Financing care for Severe Stigmatizing Skin Diseases (SSSDs) in Liberia: challenges and opportunities
Smith Jr, John Solunta
Zaizay, F. Zeela
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Smith, J.S., Diaconu, K., Witter, S., Weiland, S., Zaizay, F.Z., Theobald, S., McCollum, R., Kollie, K., Kollie, J., Berrian, H., Hotopf, I., Sempe, L., Tate, W. and Dean, L. (2022) ‘Financing care for severe stigmatizing skin diseases (Sssds) in Liberia: challenges and opportunities’, International Journal for Equity in Health, 21(1), p. 160. Available at: https://doi.org/10.1186/s12939-022-01781-7.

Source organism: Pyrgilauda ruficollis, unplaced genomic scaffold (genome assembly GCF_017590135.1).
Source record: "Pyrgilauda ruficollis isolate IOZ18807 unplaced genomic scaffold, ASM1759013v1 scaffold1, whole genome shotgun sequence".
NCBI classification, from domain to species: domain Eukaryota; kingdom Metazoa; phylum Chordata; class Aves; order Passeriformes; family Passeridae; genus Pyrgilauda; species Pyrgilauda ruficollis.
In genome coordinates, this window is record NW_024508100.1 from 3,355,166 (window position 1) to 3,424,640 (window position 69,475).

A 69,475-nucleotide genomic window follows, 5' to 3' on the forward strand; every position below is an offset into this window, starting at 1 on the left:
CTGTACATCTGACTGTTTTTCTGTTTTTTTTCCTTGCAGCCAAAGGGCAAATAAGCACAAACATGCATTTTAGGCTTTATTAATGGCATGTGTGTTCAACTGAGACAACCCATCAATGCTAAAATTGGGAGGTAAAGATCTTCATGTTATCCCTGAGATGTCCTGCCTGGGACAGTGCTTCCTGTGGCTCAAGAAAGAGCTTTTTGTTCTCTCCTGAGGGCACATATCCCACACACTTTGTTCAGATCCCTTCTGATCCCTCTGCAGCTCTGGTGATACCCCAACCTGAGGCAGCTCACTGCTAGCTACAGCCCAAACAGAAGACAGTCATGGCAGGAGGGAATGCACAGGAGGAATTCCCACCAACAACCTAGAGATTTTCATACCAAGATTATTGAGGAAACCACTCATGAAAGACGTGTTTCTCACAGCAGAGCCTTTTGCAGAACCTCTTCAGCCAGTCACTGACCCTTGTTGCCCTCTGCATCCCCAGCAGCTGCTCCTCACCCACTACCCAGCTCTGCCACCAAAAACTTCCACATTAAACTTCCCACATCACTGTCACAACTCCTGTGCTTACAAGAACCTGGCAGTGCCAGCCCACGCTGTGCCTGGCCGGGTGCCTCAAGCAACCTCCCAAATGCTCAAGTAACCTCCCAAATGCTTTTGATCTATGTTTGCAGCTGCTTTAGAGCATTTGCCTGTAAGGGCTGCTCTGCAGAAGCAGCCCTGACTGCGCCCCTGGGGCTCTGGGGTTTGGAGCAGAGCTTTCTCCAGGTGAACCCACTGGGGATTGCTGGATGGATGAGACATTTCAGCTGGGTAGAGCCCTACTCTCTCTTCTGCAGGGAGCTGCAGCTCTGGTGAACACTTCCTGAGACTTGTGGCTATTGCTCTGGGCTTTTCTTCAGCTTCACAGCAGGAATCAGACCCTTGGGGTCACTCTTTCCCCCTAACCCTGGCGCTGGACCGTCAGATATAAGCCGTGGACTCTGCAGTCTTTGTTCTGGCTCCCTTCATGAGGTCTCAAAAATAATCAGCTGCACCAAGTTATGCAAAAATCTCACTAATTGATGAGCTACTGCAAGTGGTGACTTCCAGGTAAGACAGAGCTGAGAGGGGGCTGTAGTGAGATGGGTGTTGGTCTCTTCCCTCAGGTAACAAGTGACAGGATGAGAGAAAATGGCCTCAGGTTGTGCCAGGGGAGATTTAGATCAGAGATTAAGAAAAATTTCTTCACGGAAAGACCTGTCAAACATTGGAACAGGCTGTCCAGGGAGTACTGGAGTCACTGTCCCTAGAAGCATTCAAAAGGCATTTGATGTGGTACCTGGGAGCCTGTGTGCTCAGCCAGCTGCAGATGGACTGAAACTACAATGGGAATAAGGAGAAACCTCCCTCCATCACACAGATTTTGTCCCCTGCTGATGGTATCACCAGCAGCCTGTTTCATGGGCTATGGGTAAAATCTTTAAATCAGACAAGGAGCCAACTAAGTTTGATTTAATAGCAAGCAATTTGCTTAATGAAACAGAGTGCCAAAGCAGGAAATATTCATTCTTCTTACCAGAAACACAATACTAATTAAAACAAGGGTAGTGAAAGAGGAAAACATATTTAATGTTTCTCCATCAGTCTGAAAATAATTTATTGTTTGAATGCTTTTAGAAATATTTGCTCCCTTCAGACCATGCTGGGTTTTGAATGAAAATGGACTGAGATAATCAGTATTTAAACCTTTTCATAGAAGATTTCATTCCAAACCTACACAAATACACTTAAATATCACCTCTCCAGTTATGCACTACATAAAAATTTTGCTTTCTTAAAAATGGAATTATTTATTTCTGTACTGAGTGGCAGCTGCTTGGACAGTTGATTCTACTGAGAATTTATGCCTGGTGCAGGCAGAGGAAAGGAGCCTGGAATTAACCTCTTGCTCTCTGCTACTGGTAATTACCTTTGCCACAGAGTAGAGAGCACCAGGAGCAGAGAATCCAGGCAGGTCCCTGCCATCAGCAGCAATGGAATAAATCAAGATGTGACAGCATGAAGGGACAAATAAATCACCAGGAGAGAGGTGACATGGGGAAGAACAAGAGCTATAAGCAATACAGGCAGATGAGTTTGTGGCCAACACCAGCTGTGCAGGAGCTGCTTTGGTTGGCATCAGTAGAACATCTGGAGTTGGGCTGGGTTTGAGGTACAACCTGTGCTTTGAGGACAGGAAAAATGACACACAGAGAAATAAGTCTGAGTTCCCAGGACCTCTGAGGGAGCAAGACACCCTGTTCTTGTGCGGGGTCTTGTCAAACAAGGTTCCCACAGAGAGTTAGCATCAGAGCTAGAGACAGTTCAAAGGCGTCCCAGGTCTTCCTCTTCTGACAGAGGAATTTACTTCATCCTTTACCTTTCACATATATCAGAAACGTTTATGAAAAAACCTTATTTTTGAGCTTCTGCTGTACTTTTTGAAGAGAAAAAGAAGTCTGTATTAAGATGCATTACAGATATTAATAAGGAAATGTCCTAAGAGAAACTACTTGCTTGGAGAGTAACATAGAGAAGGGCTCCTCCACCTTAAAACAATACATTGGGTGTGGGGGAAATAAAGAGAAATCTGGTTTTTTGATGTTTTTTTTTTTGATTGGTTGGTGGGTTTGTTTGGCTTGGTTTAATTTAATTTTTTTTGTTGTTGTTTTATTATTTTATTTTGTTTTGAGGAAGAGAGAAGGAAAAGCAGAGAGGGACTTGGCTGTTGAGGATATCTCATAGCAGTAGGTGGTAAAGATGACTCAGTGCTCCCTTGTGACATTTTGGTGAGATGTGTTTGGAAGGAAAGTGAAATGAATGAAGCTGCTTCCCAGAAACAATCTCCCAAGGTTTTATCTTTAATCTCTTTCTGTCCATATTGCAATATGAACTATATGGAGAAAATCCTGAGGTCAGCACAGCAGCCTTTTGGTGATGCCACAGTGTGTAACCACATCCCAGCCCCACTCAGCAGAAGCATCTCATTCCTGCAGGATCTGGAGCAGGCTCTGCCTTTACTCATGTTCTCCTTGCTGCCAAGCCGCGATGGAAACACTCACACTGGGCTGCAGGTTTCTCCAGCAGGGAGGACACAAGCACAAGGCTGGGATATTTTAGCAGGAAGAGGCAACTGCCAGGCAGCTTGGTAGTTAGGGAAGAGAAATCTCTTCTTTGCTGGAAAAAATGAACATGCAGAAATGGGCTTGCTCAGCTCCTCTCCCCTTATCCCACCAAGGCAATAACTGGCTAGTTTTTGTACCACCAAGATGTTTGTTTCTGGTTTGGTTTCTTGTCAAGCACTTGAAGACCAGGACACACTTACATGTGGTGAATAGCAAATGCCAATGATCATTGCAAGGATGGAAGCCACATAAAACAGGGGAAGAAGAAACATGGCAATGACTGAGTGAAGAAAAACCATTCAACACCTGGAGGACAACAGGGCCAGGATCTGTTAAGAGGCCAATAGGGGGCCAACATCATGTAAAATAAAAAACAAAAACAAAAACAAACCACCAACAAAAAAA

Introduction Neglected tropical diseases (NTDs) are an important global health challenge, however, little is known about how to effectively finance NTD related services. Integrated management in particular, is put forward as an efficient and effective treatment modality. This is a background study to a broader health economic evaluation, seeking to document the costs of integrated case management of NTDs versus standard care in Liberia. In the current study, we document barriers and facilitators to NTD care from a health financing perspective. Methods We carried out key informant interviews with 86 health professionals and 16 national health system policymakers. 46 participants were active in counties implementing integrated case management and 40 participants were active in counties implementing standard care. We also interviewed 16 patients and community members. All interviews were transcribed and analysed using the thematic framework approach. Findings We found that decentralization for NTD financing is not yet achieved – financing and reporting for NTDs is still centralized and largely donor-driven as a vertical programme; government involvement in NTD financing is still minimal, focused mainly on staffing, but non-governmental organisations (NGOs) or international agencies are supporting supply and procurement of medications. Donor support and involvement in NTDs are largely coordinated around the integrated case management. Quantification for goods and budget estimations are specific challenges, given the high donor dependence, particularly for NTD related costs and the government’s limited financial role at present. These challenges contribute to stockouts of medications and supplies at clinic level, while delays in payments of salaries from the government compromise staff attendance and retention. For patients, the main challenges are high transportation costs, with inflated charges due to fear and stigma amongst motorbike taxi riders, and out-of-pocket payments for medication during stockouts and food/toiletries (for in-patients). Conclusion Our findings contribute to the limited work on financing of SSSD services in West African settings and provide insight on challenges and opportunities for financing and large costs in accessing care by households, which is also being exacerbated by stigma.